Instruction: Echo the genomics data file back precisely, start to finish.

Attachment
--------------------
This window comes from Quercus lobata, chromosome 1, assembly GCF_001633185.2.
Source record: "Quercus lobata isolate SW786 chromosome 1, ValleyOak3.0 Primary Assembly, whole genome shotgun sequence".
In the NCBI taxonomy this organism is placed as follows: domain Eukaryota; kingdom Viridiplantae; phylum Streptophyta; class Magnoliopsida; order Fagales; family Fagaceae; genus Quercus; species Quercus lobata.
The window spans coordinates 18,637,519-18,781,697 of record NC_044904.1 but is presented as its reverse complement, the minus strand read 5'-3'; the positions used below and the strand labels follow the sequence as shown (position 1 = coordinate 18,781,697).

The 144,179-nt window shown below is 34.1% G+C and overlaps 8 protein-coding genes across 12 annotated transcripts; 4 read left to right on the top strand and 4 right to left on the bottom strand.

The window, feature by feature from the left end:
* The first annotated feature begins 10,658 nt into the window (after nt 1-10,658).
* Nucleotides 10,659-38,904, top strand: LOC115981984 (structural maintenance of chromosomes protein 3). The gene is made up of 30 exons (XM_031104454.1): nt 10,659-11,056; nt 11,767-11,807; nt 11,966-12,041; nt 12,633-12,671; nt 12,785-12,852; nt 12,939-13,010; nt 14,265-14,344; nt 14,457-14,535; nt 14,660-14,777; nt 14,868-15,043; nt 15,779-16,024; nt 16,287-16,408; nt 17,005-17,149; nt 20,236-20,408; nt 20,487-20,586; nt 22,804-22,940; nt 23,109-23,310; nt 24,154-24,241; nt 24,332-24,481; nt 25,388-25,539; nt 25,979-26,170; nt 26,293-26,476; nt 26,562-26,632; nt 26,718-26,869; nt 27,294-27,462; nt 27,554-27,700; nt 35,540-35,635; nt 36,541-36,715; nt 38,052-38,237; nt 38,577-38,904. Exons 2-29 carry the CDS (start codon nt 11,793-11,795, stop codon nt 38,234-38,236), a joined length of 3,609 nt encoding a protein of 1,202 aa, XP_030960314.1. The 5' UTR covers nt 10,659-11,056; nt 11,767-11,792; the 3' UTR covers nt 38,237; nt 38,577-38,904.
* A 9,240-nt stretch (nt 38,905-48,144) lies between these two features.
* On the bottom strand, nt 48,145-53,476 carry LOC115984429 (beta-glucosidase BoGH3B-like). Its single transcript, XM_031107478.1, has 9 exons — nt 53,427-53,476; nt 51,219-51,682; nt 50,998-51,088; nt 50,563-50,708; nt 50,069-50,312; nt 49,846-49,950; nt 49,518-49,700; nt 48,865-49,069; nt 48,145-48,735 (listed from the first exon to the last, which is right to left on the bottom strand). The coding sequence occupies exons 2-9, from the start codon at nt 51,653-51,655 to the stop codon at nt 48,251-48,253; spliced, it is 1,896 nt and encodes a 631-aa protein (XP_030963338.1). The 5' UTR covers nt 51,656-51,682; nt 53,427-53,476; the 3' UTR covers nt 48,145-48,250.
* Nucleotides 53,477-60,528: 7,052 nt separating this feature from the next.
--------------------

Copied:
This window comes from Quercus lobata, chromosome 1, assembly GCF_001633185.2.
Source record: "Quercus lobata isolate SW786 chromosome 1, ValleyOak3.0 Primary Assembly, whole genome shotgun sequence".
In the NCBI taxonomy this organism is placed as follows: domain Eukaryota; kingdom Viridiplantae; phylum Streptophyta; class Magnoliopsida; order Fagales; family Fagaceae; genus Quercus; species Quercus lobata.
The window spans coordinates 18,637,519-18,781,697 of record NC_044904.1 but is presented as its reverse complement, the minus strand read 5'-3'; the positions used below and the strand labels follow the sequence as shown (position 1 = coordinate 18,781,697).

The 144,179-nt window shown below is 34.1% G+C and overlaps 8 protein-coding genes across 12 annotated transcripts; 4 read left to right on the top strand and 4 right to left on the bottom strand.

The window, feature by feature from the left end:
* The first annotated feature begins 10,658 nt into the window (after nt 1-10,658).
* Nucleotides 10,659-38,904, top strand: LOC115981984 (structural maintenance of chromosomes protein 3). The gene is made up of 30 exons (XM_031104454.1): nt 10,659-11,056; nt 11,767-11,807; nt 11,966-12,041; nt 12,633-12,671; nt 12,785-12,852; nt 12,939-13,010; nt 14,265-14,344; nt 14,457-14,535; nt 14,660-14,777; nt 14,868-15,043; nt 15,779-16,024; nt 16,287-16,408; nt 17,005-17,149; nt 20,236-20,408; nt 20,487-20,586; nt 22,804-22,940; nt 23,109-23,310; nt 24,154-24,241; nt 24,332-24,481; nt 25,388-25,539; nt 25,979-26,170; nt 26,293-26,476; nt 26,562-26,632; nt 26,718-26,869; nt 27,294-27,462; nt 27,554-27,700; nt 35,540-35,635; nt 36,541-36,715; nt 38,052-38,237; nt 38,577-38,904. Exons 2-29 carry the CDS (start codon nt 11,793-11,795, stop codon nt 38,234-38,236), a joined length of 3,609 nt encoding a protein of 1,202 aa, XP_030960314.1. The 5' UTR covers nt 10,659-11,056; nt 11,767-11,792; the 3' UTR covers nt 38,237; nt 38,577-38,904.
* A 9,240-nt stretch (nt 38,905-48,144) lies between these two features.
* On the bottom strand, nt 48,145-53,476 carry LOC115984429 (beta-glucosidase BoGH3B-like). Its single transcript, XM_031107478.1, has 9 exons — nt 53,427-53,476; nt 51,219-51,682; nt 50,998-51,088; nt 50,563-50,708; nt 50,069-50,312; nt 49,846-49,950; nt 49,518-49,700; nt 48,865-49,069; nt 48,145-48,735 (listed from the first exon to the last, which is right to left on the bottom strand). The coding sequence occupies exons 2-9, from the start codon at nt 51,653-51,655 to the stop codon at nt 48,251-48,253; spliced, it is 1,896 nt and encodes a 631-aa protein (XP_030963338.1). The 5' UTR covers nt 51,656-51,682; nt 53,427-53,476; the 3' UTR covers nt 48,145-48,250.
* Nucleotides 53,477-60,528: 7,052 nt separating this feature from the next.